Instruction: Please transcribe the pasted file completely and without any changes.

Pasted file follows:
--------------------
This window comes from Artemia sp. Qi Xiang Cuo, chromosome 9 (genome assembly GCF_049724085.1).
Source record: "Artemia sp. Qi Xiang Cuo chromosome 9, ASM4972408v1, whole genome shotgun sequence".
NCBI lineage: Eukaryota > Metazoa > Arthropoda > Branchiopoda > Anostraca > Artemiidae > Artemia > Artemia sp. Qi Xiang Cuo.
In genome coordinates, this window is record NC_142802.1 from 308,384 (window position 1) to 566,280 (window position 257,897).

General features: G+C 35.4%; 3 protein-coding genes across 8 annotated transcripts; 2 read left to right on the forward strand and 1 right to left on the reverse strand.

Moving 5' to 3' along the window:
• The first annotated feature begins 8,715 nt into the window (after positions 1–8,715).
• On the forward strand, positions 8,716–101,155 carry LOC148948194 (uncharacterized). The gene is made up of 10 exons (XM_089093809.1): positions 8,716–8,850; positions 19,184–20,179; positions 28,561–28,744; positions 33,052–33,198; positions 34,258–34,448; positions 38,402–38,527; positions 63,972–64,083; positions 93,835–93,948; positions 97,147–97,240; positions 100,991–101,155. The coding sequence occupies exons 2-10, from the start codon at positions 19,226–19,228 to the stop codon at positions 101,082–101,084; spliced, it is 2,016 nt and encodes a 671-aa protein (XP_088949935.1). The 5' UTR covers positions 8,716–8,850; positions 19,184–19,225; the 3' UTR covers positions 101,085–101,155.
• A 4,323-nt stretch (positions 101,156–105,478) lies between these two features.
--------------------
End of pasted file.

This window comes from Artemia sp. Qi Xiang Cuo, chromosome 9 (genome assembly GCF_049724085.1).
Source record: "Artemia sp. Qi Xiang Cuo chromosome 9, ASM4972408v1, whole genome shotgun sequence".
NCBI lineage: Eukaryota > Metazoa > Arthropoda > Branchiopoda > Anostraca > Artemiidae > Artemia > Artemia sp. Qi Xiang Cuo.
In genome coordinates, this window is record NC_142802.1 from 308,384 (window position 1) to 566,280 (window position 257,897).

General features: G+C 35.4%; 3 protein-coding genes across 8 annotated transcripts; 2 read left to right on the forward strand and 1 right to left on the reverse strand.

Moving 5' to 3' along the window:
• The first annotated feature begins 8,715 nt into the window (after positions 1–8,715).
• On the forward strand, positions 8,716–101,155 carry LOC148948194 (uncharacterized). The gene is made up of 10 exons (XM_089093809.1): positions 8,716–8,850; positions 19,184–20,179; positions 28,561–28,744; positions 33,052–33,198; positions 34,258–34,448; positions 38,402–38,527; positions 63,972–64,083; positions 93,835–93,948; positions 97,147–97,240; positions 100,991–101,155. The coding sequence occupies exons 2-10, from the start codon at positions 19,226–19,228 to the stop codon at positions 101,082–101,084; spliced, it is 2,016 nt and encodes a 671-aa protein (XP_088949935.1). The 5' UTR covers positions 8,716–8,850; positions 19,184–19,225; the 3' UTR covers positions 101,085–101,155.
• A 4,323-nt stretch (positions 101,156–105,478) lies between these two features.